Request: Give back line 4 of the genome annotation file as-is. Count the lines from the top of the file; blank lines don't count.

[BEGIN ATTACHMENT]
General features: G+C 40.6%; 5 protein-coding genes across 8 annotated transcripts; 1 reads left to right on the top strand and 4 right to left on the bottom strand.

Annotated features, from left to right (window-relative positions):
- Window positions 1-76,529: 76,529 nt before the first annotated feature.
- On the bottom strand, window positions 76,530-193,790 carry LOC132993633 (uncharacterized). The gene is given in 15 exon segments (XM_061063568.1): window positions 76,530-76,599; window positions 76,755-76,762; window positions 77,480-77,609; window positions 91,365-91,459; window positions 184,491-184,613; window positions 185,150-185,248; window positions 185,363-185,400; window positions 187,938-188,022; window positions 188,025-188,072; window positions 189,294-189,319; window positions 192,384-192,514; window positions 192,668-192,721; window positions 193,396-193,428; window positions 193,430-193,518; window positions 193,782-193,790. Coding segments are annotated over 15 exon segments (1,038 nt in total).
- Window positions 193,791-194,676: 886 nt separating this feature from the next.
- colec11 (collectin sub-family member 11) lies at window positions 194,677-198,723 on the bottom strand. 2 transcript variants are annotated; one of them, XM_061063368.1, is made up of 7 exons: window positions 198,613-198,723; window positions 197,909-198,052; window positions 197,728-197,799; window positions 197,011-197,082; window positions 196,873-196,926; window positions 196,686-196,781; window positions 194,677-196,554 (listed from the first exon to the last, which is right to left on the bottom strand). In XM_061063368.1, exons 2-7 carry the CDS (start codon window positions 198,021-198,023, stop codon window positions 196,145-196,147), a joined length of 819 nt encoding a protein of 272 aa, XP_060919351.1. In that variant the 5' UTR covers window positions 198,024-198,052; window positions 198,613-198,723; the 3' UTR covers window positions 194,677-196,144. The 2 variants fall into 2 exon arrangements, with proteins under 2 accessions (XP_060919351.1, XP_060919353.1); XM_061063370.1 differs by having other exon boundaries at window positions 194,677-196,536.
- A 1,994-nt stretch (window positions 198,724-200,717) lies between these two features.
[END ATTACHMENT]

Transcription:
- On the bottom strand, window positions 76,530-193,790 carry LOC132993633 (uncharacterized). The gene is given in 15 exon segments (XM_061063568.1): window positions 76,530-76,599; window positions 76,755-76,762; window positions 77,480-77,609; window positions 91,365-91,459; window positions 184,491-184,613; window positions 185,150-185,248; window positions 185,363-185,400; window positions 187,938-188,022; window positions 188,025-188,072; window positions 189,294-189,319; window positions 192,384-192,514; window positions 192,668-192,721; window positions 193,396-193,428; window positions 193,430-193,518; window positions 193,782-193,790. Coding segments are annotated over 15 exon segments (1,038 nt in total).